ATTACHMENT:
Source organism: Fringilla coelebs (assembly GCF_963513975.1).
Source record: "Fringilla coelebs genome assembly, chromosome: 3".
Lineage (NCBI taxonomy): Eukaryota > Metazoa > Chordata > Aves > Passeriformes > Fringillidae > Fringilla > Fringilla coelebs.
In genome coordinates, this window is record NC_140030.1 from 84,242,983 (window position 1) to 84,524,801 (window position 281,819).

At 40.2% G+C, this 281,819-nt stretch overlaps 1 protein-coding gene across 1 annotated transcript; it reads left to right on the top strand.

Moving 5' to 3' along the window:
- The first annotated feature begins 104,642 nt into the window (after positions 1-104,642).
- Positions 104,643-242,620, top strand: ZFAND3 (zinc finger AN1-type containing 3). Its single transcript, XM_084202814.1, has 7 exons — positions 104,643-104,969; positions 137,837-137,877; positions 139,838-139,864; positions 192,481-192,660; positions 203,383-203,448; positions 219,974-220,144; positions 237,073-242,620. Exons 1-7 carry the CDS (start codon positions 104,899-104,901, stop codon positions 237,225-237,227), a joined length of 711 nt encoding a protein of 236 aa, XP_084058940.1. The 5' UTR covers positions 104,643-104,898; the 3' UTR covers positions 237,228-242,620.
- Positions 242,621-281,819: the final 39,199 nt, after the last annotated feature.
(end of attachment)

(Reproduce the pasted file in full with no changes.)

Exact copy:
Source organism: Fringilla coelebs (assembly GCF_963513975.1).
Source record: "Fringilla coelebs genome assembly, chromosome: 3".
Lineage (NCBI taxonomy): Eukaryota > Metazoa > Chordata > Aves > Passeriformes > Fringillidae > Fringilla > Fringilla coelebs.
In genome coordinates, this window is record NC_140030.1 from 84,242,983 (window position 1) to 84,524,801 (window position 281,819).

At 40.2% G+C, this 281,819-nt stretch overlaps 1 protein-coding gene across 1 annotated transcript; it reads left to right on the top strand.

Moving 5' to 3' along the window:
- The first annotated feature begins 104,642 nt into the window (after positions 1-104,642).
- Positions 104,643-242,620, top strand: ZFAND3 (zinc finger AN1-type containing 3). Its single transcript, XM_084202814.1, has 7 exons — positions 104,643-104,969; positions 137,837-137,877; positions 139,838-139,864; positions 192,481-192,660; positions 203,383-203,448; positions 219,974-220,144; positions 237,073-242,620. Exons 1-7 carry the CDS (start codon positions 104,899-104,901, stop codon positions 237,225-237,227), a joined length of 711 nt encoding a protein of 236 aa, XP_084058940.1. The 5' UTR covers positions 104,643-104,898; the 3' UTR covers positions 237,228-242,620.
- Positions 242,621-281,819: the final 39,199 nt, after the last annotated feature.